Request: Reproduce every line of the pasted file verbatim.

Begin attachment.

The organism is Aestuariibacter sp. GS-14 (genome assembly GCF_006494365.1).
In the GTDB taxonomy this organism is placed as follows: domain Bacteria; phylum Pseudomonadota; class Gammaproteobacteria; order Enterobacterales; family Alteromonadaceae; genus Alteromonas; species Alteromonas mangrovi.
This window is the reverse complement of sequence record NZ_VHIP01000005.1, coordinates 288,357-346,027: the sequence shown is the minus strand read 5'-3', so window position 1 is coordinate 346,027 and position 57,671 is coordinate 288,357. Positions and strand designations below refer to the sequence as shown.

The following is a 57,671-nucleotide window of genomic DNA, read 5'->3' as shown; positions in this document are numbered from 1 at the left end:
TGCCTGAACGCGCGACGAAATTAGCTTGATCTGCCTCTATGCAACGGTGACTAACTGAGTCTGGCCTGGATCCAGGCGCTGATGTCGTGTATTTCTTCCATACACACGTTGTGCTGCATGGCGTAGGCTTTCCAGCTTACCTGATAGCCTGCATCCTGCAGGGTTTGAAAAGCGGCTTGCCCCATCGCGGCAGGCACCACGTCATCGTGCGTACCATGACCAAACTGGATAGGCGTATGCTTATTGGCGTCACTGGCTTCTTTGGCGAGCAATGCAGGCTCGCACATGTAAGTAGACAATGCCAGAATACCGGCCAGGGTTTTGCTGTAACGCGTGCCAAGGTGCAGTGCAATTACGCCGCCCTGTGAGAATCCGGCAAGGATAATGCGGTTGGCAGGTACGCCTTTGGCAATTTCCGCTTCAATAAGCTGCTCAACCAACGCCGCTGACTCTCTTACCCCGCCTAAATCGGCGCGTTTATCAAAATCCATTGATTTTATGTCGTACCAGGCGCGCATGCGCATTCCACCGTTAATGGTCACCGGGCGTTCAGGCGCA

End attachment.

The organism is Aestuariibacter sp. GS-14 (genome assembly GCF_006494365.1).
In the GTDB taxonomy this organism is placed as follows: domain Bacteria; phylum Pseudomonadota; class Gammaproteobacteria; order Enterobacterales; family Alteromonadaceae; genus Alteromonas; species Alteromonas mangrovi.
This window is the reverse complement of sequence record NZ_VHIP01000005.1, coordinates 288,357-346,027: the sequence shown is the minus strand read 5'-3', so window position 1 is coordinate 346,027 and position 57,671 is coordinate 288,357. Positions and strand designations below refer to the sequence as shown.

The following is a 57,671-nucleotide window of genomic DNA, read 5'->3' as shown; positions in this document are numbered from 1 at the left end:
TGCCTGAACGCGCGACGAAATTAGCTTGATCTGCCTCTATGCAACGGTGACTAACTGAGTCTGGCCTGGATCCAGGCGCTGATGTCGTGTATTTCTTCCATACACACGTTGTGCTGCATGGCGTAGGCTTTCCAGCTTACCTGATAGCCTGCATCCTGCAGGGTTTGAAAAGCGGCTTGCCCCATCGCGGCAGGCACCACGTCATCGTGCGTACCATGACCAAACTGGATAGGCGTATGCTTATTGGCGTCACTGGCTTCTTTGGCGAGCAATGCAGGCTCGCACATGTAAGTAGACAATGCCAGAATACCGGCCAGGGTTTTGCTGTAACGCGTGCCAAGGTGCAGTGCAATTACGCCGCCCTGTGAGAATCCGGCAAGGATAATGCGGTTGGCAGGTACGCCTTTGGCAATTTCCGCTTCAATAAGCTGCTCAACCAACGCCGCTGACTCTCTTACCCCGCCTAAATCGGCGCGTTTATCAAAATCCATTGATTTTATGTCGTACCAGGCGCGCATGCGCATTCCACCGTTAATGGTCACCGGGCGTTCAGGCGCA